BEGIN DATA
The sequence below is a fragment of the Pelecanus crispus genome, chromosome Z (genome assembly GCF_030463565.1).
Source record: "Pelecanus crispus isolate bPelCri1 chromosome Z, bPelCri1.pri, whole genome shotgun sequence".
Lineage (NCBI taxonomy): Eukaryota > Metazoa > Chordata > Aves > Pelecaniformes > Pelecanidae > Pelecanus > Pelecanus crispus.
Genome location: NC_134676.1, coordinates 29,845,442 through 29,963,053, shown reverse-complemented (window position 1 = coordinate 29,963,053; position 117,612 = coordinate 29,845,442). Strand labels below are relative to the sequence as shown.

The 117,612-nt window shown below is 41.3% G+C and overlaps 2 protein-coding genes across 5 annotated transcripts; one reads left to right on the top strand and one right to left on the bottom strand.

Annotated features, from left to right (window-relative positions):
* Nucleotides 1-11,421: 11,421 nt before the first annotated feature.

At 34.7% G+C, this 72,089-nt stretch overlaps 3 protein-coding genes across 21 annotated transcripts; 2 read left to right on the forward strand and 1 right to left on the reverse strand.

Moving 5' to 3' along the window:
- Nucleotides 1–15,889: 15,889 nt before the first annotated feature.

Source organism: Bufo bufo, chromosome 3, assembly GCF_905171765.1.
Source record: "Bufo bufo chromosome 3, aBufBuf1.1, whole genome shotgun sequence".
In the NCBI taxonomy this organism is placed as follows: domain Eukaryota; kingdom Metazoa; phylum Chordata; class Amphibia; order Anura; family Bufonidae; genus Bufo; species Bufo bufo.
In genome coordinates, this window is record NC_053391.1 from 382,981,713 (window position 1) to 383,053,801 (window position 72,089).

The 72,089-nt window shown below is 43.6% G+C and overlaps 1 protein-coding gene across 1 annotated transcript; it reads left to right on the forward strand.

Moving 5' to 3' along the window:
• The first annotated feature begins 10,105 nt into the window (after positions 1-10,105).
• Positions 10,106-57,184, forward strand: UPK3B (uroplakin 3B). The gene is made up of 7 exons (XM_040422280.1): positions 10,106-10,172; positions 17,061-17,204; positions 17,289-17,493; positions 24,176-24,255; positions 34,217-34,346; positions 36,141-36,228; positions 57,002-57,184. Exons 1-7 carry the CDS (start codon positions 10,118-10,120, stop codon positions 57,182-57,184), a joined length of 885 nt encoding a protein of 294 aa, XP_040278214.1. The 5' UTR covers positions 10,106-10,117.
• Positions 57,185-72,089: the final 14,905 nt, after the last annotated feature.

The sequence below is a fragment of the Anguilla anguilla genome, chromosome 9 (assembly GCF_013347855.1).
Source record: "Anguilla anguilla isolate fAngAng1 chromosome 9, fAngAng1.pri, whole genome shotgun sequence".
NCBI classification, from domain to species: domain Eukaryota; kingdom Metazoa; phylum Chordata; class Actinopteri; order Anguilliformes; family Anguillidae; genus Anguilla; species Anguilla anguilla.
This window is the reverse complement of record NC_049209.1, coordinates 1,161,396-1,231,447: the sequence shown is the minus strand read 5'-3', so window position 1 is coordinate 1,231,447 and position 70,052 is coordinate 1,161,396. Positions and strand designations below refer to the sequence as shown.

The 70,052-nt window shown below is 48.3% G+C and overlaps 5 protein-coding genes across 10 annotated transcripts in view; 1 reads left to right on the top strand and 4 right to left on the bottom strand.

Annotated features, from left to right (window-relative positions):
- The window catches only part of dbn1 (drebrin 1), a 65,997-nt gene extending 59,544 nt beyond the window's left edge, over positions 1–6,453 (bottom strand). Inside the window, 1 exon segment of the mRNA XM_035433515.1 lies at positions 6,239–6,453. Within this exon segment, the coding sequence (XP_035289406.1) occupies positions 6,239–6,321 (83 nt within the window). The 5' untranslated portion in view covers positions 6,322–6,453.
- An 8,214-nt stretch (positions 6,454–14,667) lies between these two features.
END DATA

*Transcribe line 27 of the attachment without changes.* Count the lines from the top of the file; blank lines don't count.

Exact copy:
- An 8,214-nt stretch (positions 6,454–14,667) lies between these two features.